How to turn off BitLocker in Windows 10, 8.1 or 7
Some users have been complaining about an issue regarding BitLocker encryption on Windows 8.1 devices, mainly, an incompatibility between a drive encrypted on Windows 7 and later used in a Windows 8.1 machine. If you are experiencing this issue, then maybe this guide will give you the solution.
If you have not heard about BitLocker by now, and you want an extra layer of security for your Windows computer, then you should definitely do some research regarding what it can do and how it can protect your files. But even with its advantages, Microsoft’s encryption feature has some issues when moving drives from Windows 7 computers to Windows 8 or Windows 8.1.
How to Disable BitLocker on Windows 8 / 8.1
BitLocker is a great way to protect your files, and in this article we’re going to cover the following issues:
- Disable BitLocker Windows 8, 10 – Disabling BitLocker is rather simple, and the disabling process is almost identical on Windows 8 and Windows 10.
- Disable BitLocker command line, PowerShell – If you’re an advanced user, you can disable BitLocker using the command line. You can disable BitLocker with both PowerShell and Command Prompt, and in this article we’re going to show you how to do it.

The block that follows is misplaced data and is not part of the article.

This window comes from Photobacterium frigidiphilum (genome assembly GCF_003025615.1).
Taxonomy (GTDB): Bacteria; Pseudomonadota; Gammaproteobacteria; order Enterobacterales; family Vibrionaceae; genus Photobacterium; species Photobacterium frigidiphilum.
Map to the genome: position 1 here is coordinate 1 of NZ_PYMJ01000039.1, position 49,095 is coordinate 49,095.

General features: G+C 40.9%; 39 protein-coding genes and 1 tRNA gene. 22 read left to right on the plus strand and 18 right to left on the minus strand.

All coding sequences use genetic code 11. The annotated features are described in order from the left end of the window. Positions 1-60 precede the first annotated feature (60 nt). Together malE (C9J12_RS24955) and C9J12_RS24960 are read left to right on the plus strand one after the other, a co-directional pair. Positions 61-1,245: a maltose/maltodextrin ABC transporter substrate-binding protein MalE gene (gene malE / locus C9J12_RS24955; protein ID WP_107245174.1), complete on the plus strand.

- Completely remove BitLocker Windows 10 – BitLocker is a built-in feature of Windows, and while you can’t remove it, you can disable it and all its related services. By doing so you’ll permanently disable BitLocker on your PC.
- Disable BitLocker external hard drive, USB encryption, removable drive, USB drive – BitLocker also works with external drive and removable storage. If you want to disable BitLocker for your USB drive you can do so using any of our solutions.
- Disable BitLocker to update BIOS – Few users reported that they are unable to update their BIOS before disabling BitLocker. However, you should be able to disable BitLocker after reading this article.
- Disable BitLocker Windows 8.1 Group Policy – If you want, you can disable BitLocker simply by modifying your group policy. This method works for both Windows 8 and Windows 10.